MHR 405 Study Guide - Midterm Guide: Industrial And Organizational Psychology, Gossip, Distributive Justice
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Reflecting Upon When Teams Form, !
How They Perform !
Why They Disperse
It’s in the middle of January and we’re in the middle of nowhere. It’s about 12 p.m. and
it’s also about negative twelve degrees. Our plane has crashed and we don’t know if we’re in
Minnesota or Manitoba. All we know is that our chances of survival are close to nothing. We
must not only stick together, but work together cooperatively so we can reach our one mutual
goal; make it to civilization alive. Given that I have an excitement and adventure-seeking
personality alongside a high self-efficacy and internal locus of control (see Appendix A and B), I
was extremely calm about the whole situation and knew I could make it out. However, the five
other survivors differed in those aspects. All in all, the group formed by the six survivors ended
up being versatile and relatively non-biased. Fortunately, Caroline and Nawal were extremely
agreeable, allowing clashes in decision making to be avoided. We were also fortunate to have
rational team-members like Catherine and Chantelle whose decision-making approaches lead us
to a decision that was far more successful than our individual analyses of the situation would
have been otherwise. We, as a team of a plane-crash survivors, proved that teams collectively
make better decisions that individuals alone (McShane, Steen, 1998).
We had quite a short and harmonious forming stage and fell into our roles quite easily
and accepted responsibilities without hesitation in the norming phase (McShane, Steen, 1998).
This, in my opinion, led to a much more hostile storming phase since the initiating phases were
not foundational at all. Once we started to have conflict, it got resentful very quickly. One major
reason behind was the fact that many of the decisions were interdependent. We had to decide
which items were more useful than others and any one of us could not overwrite the others’
preferences. It was important to come down to a consensus therefore working together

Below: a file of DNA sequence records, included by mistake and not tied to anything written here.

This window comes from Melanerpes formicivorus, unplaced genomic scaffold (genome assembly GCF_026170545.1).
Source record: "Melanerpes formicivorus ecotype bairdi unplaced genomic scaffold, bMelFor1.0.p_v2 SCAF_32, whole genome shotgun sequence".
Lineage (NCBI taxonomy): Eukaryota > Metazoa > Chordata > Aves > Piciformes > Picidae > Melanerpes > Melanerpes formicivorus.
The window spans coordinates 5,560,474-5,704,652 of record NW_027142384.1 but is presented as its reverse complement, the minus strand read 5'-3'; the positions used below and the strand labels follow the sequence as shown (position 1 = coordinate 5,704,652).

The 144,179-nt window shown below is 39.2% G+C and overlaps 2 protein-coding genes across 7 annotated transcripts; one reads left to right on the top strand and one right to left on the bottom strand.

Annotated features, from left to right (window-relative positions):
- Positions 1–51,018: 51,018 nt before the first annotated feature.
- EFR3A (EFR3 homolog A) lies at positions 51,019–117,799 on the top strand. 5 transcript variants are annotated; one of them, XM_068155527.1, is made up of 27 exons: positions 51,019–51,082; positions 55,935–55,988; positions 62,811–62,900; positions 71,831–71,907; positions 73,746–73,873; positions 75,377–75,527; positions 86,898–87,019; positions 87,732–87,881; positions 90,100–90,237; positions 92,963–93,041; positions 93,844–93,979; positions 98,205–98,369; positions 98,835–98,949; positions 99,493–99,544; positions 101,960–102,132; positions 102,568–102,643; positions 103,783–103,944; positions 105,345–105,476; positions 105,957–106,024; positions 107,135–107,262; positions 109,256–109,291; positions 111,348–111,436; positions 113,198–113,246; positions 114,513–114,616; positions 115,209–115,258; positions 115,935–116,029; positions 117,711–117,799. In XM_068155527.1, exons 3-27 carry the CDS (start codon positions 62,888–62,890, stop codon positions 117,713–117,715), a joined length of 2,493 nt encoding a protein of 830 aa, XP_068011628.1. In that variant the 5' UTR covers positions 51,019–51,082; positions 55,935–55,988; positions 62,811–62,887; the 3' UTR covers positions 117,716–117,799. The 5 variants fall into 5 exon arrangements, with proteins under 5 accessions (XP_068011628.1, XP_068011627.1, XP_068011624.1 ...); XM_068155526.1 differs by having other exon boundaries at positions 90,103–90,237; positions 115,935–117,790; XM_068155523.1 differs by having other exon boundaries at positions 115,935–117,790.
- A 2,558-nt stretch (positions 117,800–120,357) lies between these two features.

was important. Since the forming and norming stages were more superficial than foundational, "
we had not bonded enough to try to understand or compromise for each other. At the end of the
day, someone had to step up and take an authoritative initiative to battle the disputes fairly and
efficiently. Given my extroverted and assertive personality (see Appendix A), I took it upon
myself to perform as an informal leader under the radar. Since Chantelle and Catherine were the
much more disciplined and orderly than myself, I used my influence over others to appoint
Chantelle as the formal leader to put an end to the conflicts that arose during and after the
storming phase. I must mention after to emphasize on the inefficient performance stage.
On that note, the reason we encountered process losses (McShane, Steen, 1998) was
because Samuel was having an issues with not being appointed the leader. Throughout the whole
dilemma, he had proved to be excessively extroverted and insensitive towards others’ feelings,
leading the introverted Caroline to shy away from any input or effort into decision making.
However, me being an active listener and encourager (see Appendix B) , I put effort into making
sure that she had her chance to speak. The idea behind that was that she may have substantial
help to offer but lacked the communication skills to put them forward. Nonetheless, it appears
that she engaged in social loafing (McShane, Steen, 1998) as she made absolutely no attempts to
contribute to the problem-solving, even when given the chance. Fortunately, we had enough
competent members to make the performing stage and final decision successful. In regards to
composition of the team, Chantelle, Catherine and I were cooperative whereas Samuel tended to
hoard information (McShane, Steen, 1998). I coordinated the direction of the decisions, initially
making final calls and later proceeded to resolve conflicts between others.
A significant reason why we ended up with so many conflicts lies within our origins.
Survivors being from small towns in Northern Canada, an over populated urban immigrant city
It"s in the middle of january and we"re in the middle of nowhere. It"s about 12 p. m. and it"s also about negative twelve degrees. Our plane has crashed and we don"t know if we"re in. All we know is that our chances of survival are close to nothing. We must not only stick together, but work together cooperatively so we can reach our one mutual goal; make it to civilization alive. Given that i have an excitement and adventure-seeking personality alongside a high self-efficacy and internal locus of control (see appendix a and b), i was extremely calm about the whole situation and knew i could make it out. However, the five other survivors differed in those aspects. All in all, the group formed by the six survivors ended up being versatile and relatively non-biased. Fortunately, caroline and nawal were extremely agreeable, allowing clashes in decision making to be avoided.